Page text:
Reducing sign pollution

Port Vell, Barcelona

Ada Colau, the current mayor of Barcelona, rose to prominence as an anti-poverty and housing activist in the wake of the global financial crisis. Since winning election last June she’s declared war on Airbnb, pushed for a ban on new hotels and is now fighting for the city to purchase the popular marina Port Vell to expand public access.

Colau has now turned her attention to commercial advertisements in the streets. A new policy will cut the number of street billboard spaces from 2,194 to 1,884, along with eliminating 20 per cent of advertisements that run alongside city roads.

“Barcelona is a city that is very contaminated with advertising – double what is seen in other Spanish and European cities,” explained deputy mayor Gerardo Pisarello in an interview with Spanish newspaper Efe in February. The goal is to “be able to enjoy the public scenery in a more pleasant way, with less suffocation and without it affecting municipal earnings,” he added.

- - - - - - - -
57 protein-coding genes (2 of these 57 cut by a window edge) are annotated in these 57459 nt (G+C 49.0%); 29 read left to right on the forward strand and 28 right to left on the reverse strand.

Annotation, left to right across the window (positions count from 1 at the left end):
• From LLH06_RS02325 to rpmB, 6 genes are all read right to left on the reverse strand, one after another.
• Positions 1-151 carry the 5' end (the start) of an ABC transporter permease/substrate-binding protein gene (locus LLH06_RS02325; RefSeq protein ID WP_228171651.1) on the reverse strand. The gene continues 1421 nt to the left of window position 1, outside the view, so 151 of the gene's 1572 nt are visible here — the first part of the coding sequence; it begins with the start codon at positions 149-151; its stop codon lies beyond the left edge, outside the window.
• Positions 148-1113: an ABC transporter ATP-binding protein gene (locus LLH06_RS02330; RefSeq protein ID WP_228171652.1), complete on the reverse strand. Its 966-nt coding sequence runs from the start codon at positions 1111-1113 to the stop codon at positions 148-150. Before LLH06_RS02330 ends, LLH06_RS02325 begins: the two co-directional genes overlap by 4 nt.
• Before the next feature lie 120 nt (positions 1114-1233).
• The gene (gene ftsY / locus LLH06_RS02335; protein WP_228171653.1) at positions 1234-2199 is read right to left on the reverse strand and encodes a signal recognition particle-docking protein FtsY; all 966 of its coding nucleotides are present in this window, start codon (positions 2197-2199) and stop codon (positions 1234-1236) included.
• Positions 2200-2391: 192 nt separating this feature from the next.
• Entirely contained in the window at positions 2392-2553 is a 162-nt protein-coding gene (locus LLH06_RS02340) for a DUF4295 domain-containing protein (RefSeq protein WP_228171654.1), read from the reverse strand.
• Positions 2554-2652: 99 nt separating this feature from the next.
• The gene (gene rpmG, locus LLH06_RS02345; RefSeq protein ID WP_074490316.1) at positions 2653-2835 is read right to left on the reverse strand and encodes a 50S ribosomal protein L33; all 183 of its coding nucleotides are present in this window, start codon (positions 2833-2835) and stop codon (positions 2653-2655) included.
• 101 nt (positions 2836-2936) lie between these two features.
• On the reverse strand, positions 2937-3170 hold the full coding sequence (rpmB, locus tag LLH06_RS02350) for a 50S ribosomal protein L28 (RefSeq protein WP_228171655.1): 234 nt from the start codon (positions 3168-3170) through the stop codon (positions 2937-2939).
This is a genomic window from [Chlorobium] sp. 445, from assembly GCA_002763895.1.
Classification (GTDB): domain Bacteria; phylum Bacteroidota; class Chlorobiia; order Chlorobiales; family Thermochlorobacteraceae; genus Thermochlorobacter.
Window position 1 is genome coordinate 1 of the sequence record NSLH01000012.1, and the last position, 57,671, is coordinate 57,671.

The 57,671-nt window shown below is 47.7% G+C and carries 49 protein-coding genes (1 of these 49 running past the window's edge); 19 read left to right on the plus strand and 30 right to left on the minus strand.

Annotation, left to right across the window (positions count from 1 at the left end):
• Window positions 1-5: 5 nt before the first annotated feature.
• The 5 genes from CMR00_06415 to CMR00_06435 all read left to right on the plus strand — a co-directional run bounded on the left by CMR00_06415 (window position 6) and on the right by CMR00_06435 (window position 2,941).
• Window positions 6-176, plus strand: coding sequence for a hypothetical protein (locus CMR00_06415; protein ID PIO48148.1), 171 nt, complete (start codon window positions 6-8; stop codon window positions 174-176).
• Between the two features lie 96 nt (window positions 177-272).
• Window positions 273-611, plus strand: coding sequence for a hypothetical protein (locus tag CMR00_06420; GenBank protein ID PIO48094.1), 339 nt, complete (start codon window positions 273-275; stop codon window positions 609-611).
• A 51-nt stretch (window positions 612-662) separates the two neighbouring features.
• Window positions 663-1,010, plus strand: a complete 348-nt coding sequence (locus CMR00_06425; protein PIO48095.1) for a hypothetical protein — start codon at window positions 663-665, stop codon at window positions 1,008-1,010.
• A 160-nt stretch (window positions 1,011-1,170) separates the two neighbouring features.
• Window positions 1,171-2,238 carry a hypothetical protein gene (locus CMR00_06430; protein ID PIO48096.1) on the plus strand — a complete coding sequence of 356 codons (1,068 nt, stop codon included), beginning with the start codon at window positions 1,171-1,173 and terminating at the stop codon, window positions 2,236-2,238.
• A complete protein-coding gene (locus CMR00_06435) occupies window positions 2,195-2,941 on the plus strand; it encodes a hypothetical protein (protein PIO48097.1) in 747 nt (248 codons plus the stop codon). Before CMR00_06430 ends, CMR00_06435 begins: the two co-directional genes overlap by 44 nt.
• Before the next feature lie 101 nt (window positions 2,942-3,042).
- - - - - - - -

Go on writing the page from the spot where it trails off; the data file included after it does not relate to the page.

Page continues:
To ensure that sign revenues remain the same, the city will increase the annual billboard bid from €10.5 million to €12 million. The winning bidder will then have to spend an additional €1 million on street furniture.

One major theme emerging out of Colau’s early tenure as mayor is a determination to defend Barcelona from what she sees as the threat of over-commercialization. Over the past four years tourism has grown 18 per cent, with Barcelona becoming the fourth most popular destination in Europe.

She’s hoping that by improving public spaces like Port Vell and reducing the number of advertisements that Barcelona will continue to maintain its unique character.

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